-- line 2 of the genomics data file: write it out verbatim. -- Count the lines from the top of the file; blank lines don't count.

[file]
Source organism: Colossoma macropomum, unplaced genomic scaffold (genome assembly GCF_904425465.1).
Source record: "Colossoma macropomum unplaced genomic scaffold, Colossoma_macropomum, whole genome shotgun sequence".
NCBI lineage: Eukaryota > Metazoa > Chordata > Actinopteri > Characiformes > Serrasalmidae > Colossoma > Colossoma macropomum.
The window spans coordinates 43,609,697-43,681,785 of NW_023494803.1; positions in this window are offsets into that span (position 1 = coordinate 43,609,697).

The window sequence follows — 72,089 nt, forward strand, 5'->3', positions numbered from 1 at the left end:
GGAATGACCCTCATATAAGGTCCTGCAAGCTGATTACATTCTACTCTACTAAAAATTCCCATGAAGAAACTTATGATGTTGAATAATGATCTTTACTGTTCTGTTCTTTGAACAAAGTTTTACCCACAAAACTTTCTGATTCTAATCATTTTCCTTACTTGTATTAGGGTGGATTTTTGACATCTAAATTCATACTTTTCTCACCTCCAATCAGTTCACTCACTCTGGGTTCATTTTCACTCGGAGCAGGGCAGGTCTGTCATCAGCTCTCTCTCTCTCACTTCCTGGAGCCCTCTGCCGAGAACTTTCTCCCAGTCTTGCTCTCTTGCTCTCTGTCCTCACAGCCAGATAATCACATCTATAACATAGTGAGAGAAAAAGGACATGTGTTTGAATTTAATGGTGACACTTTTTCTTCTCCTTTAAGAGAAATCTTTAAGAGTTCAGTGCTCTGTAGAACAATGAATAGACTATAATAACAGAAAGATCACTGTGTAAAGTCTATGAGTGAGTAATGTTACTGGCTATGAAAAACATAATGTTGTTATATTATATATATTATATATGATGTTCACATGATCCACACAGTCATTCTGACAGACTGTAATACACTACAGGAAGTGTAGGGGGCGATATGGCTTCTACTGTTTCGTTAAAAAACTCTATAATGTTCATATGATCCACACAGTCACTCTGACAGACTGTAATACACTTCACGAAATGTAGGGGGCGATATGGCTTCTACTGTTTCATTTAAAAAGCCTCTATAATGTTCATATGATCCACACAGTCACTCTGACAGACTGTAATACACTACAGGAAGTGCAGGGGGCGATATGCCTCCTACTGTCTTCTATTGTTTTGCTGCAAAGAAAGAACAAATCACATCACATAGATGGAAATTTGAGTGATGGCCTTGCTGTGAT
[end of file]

Source record: "Colossoma macropomum unplaced genomic scaffold, Colossoma_macropomum, whole genome shotgun sequence".